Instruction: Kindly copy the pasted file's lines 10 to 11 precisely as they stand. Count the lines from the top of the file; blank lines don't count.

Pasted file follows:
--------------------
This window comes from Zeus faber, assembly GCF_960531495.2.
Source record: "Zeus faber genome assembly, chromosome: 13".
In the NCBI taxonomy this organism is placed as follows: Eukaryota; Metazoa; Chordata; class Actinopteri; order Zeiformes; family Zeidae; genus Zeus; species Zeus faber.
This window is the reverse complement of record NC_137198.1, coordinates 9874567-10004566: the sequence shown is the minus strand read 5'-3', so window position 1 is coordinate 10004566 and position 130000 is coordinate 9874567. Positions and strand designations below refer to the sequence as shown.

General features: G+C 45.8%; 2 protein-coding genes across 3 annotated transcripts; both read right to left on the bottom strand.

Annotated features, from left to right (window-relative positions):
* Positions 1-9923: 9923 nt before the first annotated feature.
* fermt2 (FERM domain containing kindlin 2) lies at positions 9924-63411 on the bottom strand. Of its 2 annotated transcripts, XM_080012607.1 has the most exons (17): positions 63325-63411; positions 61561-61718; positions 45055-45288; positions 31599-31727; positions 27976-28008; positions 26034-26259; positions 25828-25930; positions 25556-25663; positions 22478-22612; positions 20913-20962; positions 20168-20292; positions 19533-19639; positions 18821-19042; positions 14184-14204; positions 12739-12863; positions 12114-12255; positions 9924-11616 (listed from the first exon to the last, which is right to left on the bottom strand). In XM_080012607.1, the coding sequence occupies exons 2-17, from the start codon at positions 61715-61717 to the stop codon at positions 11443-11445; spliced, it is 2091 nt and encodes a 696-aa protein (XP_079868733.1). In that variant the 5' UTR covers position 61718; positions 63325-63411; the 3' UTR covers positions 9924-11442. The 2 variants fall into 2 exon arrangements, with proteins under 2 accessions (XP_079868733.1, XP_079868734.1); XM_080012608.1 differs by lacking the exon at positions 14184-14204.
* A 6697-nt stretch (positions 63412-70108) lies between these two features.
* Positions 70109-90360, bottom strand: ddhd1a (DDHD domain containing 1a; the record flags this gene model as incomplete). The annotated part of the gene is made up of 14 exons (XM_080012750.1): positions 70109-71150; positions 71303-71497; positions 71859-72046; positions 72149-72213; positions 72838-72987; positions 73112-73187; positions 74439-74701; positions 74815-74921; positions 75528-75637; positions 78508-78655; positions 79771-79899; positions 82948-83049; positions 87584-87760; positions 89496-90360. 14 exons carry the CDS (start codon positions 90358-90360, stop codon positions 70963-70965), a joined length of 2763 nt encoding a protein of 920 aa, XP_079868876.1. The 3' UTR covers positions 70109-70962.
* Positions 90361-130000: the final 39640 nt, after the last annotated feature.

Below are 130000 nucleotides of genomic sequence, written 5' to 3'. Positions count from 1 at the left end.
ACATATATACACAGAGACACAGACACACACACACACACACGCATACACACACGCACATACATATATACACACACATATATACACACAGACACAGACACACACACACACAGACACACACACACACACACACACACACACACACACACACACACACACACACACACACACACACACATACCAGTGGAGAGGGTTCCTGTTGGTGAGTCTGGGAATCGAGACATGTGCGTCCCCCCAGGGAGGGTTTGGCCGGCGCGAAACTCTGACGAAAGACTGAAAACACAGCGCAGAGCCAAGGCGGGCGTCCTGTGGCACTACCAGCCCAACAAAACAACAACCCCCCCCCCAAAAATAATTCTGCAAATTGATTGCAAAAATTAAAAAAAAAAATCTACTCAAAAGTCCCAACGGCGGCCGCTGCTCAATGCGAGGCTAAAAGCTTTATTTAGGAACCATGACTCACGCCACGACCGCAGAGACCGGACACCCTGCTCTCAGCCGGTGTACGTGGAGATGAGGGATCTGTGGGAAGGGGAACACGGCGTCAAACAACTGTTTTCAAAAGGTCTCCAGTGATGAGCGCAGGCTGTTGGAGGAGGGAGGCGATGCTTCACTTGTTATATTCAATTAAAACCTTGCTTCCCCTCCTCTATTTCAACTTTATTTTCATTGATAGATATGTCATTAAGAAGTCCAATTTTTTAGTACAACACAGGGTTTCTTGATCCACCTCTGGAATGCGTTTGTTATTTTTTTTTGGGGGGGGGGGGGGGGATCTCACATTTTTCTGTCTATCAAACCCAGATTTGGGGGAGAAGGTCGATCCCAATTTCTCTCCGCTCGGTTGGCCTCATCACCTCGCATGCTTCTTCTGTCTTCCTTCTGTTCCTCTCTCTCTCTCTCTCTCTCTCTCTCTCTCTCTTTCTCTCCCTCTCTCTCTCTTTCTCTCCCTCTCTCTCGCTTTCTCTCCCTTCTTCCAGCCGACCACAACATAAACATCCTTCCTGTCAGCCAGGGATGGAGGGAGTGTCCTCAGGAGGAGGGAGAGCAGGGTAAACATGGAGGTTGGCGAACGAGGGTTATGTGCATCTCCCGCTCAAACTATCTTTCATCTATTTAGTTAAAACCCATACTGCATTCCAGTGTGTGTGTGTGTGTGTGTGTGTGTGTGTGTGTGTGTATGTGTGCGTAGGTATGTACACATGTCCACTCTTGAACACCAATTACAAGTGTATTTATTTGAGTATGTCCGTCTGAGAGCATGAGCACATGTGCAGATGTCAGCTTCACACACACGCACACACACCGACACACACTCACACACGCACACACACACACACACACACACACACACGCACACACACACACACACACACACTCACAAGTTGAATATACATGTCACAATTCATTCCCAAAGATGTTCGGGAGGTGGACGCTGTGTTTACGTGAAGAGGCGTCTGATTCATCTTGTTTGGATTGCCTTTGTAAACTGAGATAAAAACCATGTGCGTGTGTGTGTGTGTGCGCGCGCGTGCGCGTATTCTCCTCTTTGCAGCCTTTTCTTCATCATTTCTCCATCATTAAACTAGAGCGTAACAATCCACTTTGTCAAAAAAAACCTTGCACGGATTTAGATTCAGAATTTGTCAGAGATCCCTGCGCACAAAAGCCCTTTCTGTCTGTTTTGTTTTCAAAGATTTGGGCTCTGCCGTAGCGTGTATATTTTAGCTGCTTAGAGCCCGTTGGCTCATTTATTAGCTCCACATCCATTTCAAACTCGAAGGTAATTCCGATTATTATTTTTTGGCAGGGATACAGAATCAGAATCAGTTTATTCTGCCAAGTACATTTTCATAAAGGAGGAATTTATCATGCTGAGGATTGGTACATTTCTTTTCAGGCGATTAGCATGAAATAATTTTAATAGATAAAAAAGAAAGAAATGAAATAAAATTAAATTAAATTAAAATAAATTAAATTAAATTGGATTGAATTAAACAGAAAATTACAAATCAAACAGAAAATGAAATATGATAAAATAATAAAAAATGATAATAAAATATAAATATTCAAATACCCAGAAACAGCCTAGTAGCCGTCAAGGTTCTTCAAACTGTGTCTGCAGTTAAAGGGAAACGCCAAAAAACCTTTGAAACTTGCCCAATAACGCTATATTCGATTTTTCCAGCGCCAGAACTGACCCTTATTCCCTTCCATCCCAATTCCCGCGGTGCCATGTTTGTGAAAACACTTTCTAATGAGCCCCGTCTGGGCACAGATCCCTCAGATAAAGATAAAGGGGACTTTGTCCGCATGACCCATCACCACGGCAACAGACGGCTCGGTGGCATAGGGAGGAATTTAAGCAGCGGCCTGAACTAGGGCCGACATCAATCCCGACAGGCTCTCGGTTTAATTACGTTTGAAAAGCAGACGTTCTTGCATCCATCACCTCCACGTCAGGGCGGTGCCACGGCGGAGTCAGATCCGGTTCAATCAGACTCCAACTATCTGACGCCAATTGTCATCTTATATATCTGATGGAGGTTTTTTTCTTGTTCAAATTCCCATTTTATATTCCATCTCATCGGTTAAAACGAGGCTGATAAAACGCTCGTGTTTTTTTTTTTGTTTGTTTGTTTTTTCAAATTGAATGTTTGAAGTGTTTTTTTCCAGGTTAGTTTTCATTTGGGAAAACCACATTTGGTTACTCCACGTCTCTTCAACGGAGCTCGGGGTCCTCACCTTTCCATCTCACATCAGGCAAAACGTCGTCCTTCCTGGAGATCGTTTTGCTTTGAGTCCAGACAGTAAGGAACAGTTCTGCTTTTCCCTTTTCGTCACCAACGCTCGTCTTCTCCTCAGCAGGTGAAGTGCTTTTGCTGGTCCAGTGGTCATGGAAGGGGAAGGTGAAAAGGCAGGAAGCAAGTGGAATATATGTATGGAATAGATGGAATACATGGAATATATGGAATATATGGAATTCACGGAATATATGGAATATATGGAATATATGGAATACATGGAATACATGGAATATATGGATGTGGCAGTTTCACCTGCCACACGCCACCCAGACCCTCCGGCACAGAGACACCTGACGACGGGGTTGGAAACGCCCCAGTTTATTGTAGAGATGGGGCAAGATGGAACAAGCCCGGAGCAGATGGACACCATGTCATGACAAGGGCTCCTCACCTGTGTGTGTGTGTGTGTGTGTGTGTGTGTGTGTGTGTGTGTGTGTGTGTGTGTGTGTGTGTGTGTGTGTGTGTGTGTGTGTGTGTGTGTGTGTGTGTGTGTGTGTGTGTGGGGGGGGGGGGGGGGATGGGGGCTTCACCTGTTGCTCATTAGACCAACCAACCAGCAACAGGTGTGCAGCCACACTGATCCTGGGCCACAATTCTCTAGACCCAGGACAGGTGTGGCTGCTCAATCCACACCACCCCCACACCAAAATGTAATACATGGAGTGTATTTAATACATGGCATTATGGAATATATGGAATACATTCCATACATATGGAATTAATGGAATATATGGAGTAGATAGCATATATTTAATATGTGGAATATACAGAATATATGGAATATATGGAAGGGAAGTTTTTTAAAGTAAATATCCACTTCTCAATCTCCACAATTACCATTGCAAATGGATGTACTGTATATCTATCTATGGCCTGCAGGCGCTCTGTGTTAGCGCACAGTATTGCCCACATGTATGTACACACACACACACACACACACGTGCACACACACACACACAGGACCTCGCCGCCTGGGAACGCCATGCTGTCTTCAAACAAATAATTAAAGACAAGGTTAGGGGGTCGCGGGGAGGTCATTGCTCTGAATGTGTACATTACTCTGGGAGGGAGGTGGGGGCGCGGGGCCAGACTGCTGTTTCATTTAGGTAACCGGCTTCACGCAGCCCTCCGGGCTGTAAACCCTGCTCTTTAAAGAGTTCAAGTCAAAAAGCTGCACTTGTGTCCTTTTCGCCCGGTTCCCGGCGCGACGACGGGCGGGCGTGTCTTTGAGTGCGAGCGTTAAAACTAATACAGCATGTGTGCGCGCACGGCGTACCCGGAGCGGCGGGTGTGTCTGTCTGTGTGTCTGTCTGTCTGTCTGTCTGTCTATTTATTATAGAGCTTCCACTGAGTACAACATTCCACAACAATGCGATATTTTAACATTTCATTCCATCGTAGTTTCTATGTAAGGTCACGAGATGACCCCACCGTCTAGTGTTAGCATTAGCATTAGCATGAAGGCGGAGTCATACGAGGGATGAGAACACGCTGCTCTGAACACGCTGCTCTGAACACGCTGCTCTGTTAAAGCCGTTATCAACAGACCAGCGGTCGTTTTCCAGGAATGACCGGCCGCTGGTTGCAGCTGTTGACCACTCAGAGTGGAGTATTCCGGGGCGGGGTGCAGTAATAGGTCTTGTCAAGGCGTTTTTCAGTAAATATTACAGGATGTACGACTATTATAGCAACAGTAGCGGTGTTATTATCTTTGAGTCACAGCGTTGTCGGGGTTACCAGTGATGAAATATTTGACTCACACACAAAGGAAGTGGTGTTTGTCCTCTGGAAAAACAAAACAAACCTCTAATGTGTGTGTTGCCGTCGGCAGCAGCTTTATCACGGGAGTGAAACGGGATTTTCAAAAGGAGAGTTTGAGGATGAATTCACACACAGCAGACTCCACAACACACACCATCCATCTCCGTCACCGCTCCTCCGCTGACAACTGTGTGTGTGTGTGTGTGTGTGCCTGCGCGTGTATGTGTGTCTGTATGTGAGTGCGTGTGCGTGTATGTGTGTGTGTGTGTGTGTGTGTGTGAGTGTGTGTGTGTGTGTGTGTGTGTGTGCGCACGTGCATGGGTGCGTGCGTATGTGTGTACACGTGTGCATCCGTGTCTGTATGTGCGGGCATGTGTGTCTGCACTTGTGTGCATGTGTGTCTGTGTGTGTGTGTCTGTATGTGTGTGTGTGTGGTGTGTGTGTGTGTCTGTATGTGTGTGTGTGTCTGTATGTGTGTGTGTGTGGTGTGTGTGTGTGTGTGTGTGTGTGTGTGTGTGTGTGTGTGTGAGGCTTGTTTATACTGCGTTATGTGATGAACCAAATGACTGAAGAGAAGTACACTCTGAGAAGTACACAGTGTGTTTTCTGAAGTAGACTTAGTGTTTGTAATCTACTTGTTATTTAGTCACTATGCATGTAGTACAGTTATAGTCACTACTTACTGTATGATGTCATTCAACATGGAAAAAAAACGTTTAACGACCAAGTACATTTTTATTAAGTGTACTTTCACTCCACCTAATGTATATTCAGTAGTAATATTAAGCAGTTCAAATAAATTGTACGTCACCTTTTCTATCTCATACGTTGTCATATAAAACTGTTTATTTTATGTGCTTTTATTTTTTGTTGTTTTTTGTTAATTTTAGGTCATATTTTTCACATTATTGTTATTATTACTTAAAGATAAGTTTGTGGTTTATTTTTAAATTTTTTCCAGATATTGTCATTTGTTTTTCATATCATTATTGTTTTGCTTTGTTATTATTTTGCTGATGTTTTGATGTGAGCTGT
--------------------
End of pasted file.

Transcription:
* Positions 70109-90360, bottom strand: ddhd1a (DDHD domain containing 1a; the record flags this gene model as incomplete). The annotated part of the gene is made up of 14 exons (XM_080012750.1): positions 70109-71150; positions 71303-71497; positions 71859-72046; positions 72149-72213; positions 72838-72987; positions 73112-73187; positions 74439-74701; positions 74815-74921; positions 75528-75637; positions 78508-78655; positions 79771-79899; positions 82948-83049; positions 87584-87760; positions 89496-90360. 14 exons carry the CDS (start codon positions 90358-90360, stop codon positions 70963-70965), a joined length of 2763 nt encoding a protein of 920 aa, XP_079868876.1. The 3' UTR covers positions 70109-70962.
* Positions 90361-130000: the final 39640 nt, after the last annotated feature.